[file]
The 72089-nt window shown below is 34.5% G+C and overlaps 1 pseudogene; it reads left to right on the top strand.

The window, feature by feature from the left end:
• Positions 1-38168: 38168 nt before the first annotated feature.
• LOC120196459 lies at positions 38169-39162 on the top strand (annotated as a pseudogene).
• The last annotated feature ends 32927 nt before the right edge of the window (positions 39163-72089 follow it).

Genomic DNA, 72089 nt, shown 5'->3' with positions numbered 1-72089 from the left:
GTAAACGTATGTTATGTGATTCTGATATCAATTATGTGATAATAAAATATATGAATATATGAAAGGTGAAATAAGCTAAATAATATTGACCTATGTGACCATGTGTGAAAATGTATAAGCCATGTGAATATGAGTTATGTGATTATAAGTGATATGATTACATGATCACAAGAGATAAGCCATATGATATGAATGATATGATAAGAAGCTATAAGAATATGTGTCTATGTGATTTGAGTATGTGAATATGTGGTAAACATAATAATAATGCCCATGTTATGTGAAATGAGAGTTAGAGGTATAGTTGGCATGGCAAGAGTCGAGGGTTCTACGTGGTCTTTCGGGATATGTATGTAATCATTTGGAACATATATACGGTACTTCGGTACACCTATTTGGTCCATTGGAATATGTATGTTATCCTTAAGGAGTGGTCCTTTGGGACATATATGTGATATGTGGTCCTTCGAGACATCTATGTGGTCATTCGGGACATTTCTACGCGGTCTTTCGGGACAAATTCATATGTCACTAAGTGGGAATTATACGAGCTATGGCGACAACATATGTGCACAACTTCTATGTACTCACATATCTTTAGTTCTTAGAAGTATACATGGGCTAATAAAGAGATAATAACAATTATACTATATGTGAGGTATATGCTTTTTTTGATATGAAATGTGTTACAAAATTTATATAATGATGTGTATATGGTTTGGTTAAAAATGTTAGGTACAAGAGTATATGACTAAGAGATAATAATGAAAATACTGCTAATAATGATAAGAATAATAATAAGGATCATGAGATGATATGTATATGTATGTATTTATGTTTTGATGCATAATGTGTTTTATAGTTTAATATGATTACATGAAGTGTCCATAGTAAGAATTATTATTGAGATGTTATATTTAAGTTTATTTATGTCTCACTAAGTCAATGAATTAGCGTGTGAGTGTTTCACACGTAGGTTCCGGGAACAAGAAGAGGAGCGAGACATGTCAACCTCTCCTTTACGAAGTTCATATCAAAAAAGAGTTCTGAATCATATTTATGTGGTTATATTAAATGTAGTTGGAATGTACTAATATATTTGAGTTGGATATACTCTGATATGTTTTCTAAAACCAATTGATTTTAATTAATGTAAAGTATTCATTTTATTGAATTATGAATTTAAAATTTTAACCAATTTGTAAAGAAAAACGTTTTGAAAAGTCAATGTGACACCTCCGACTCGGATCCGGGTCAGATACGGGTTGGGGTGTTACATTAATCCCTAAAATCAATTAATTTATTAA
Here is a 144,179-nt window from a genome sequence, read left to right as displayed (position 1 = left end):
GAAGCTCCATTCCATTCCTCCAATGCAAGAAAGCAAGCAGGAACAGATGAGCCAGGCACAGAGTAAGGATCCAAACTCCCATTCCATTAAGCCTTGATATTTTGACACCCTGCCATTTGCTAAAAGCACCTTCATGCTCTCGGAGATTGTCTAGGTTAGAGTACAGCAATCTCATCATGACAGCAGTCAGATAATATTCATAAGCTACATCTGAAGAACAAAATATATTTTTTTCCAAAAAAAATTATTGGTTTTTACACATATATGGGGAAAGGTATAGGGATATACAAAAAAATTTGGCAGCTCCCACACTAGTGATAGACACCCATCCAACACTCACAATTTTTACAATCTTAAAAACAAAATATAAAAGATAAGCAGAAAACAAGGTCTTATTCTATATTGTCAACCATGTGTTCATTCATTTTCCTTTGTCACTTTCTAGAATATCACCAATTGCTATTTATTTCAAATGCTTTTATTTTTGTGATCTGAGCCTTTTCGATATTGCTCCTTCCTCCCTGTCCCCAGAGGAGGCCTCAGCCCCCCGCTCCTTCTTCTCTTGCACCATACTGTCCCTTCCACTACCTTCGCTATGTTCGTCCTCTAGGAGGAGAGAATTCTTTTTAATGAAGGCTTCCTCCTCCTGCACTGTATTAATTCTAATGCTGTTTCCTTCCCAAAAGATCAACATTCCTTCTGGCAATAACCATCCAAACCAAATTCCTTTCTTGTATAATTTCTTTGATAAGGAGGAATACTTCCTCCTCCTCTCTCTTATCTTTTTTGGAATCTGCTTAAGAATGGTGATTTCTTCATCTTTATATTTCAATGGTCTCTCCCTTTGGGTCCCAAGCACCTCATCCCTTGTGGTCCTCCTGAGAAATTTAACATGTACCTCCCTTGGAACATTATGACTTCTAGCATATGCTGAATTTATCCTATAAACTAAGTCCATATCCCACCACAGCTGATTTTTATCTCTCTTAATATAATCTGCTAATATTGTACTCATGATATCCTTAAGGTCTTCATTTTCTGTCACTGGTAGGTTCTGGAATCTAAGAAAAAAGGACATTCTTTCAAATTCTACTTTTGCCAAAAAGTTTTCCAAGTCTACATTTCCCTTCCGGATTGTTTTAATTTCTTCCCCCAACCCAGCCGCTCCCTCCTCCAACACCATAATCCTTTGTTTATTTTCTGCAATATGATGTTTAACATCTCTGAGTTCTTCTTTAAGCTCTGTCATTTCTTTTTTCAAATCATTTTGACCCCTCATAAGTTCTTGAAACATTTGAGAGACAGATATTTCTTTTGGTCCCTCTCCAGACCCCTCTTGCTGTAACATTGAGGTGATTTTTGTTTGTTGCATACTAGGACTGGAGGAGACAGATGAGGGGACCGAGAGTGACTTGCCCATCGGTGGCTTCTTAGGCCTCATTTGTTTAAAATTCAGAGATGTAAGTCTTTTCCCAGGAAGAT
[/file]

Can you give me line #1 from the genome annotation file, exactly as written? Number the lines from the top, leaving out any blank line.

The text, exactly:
The 72089-nt window shown below is 34.5% G+C and overlaps 1 pseudogene; it reads left to right on the top strand.